Technical innovation is changing every aspect of our lives, and the financial industry is no exception. As a market infrastructure operator, the Eurosystem strives to ensure that its infrastructure meets the needs and requirements of the market.
With efficiency and innovation at the heart of the Eurosystem’s vision for the future of financial market infrastructure, four action points have been put forward:
- Technical consolidation of TARGET2 and T2S
- Development of new RTGS services
- Support for instant payments settlement
- Harmonisation of Eurosystem arrangements and procedures for collateralisation
Concrete action has already been taken in the form of a consultative report seeking the views of market participants on the future of RTGS services (published on 15 February 2016). It aimed to review the key drivers for change and gather opinions on the opportunities arising from the possible technical consolidation of TARGET2 and T2S. Fully fledged migration to ISO 20022 standards with enriched payments data, a single gateway to access Eurosystem market infrastructure services, openness to new technologies and enhanced cyber resilience were among the tangible technical opportunities analysed. Regarding the services offered by TARGET2, its users may benefit from multi-currency capabilities, extended operating hours and the development of business intelligence and analytical services.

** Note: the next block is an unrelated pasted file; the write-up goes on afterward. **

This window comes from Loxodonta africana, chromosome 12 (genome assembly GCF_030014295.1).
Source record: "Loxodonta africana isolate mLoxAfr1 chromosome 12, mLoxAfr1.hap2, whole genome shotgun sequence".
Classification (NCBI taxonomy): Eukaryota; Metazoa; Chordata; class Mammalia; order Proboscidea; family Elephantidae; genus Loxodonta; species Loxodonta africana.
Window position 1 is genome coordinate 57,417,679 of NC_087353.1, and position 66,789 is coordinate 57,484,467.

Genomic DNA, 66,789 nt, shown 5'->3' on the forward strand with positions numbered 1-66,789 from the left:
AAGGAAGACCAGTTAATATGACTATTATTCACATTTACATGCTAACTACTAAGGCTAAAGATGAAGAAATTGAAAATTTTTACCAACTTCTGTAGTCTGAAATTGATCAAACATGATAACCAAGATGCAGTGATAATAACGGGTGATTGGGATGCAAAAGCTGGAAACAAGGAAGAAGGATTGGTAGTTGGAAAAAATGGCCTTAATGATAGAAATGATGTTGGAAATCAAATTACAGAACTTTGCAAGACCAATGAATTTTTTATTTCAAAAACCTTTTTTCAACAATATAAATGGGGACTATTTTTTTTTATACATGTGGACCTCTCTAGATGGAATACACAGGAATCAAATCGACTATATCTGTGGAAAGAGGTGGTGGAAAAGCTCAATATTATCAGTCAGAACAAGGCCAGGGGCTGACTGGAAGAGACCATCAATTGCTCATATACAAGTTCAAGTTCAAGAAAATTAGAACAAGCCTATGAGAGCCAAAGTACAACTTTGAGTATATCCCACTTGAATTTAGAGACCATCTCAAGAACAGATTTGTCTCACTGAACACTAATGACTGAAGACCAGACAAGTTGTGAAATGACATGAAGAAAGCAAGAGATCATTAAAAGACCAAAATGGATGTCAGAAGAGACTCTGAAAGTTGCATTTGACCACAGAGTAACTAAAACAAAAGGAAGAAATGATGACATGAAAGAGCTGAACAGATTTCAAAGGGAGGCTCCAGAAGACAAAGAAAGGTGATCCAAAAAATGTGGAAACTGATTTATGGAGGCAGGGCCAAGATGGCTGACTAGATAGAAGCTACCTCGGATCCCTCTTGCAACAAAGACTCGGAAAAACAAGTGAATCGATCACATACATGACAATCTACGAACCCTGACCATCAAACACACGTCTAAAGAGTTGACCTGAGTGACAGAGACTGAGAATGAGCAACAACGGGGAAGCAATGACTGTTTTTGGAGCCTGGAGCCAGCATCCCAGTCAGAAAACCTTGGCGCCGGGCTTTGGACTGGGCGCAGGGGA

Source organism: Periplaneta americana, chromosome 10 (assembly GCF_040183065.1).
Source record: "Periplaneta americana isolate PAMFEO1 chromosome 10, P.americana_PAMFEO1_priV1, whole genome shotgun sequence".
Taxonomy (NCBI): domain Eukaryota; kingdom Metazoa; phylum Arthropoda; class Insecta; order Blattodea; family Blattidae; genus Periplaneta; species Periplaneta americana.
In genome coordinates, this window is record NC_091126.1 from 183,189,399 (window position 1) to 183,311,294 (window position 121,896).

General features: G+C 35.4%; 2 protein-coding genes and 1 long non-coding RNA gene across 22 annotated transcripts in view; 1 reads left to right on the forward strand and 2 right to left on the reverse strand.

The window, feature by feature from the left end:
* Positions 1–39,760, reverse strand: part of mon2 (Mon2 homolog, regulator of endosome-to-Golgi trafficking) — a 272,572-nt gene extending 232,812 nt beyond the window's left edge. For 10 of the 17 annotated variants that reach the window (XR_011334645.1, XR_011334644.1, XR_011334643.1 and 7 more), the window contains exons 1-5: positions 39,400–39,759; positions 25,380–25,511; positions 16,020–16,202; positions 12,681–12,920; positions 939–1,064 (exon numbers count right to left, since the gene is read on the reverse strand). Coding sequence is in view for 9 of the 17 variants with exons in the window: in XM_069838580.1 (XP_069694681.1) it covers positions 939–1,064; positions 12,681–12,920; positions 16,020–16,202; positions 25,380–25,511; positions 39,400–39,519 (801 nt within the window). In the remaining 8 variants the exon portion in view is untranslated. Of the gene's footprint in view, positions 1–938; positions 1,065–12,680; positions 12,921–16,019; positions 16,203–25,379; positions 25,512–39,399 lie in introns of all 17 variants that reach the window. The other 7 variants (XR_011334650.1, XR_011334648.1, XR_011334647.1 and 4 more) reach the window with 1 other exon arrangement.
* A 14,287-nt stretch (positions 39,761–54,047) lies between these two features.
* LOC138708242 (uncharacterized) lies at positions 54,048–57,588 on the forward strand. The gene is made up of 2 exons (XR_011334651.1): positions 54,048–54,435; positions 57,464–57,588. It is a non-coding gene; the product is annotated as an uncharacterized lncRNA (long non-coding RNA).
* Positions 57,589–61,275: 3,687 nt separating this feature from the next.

To encourage proactive interaction with market participants, the ECB hosted an information session to shed more light on the key prospects outlined in the consultation.
123 institutions from 22 European countries responded to the consultation by 4 April 2016. Their valuable feedback is currently being analysed, but we can already observe some trends taking shape.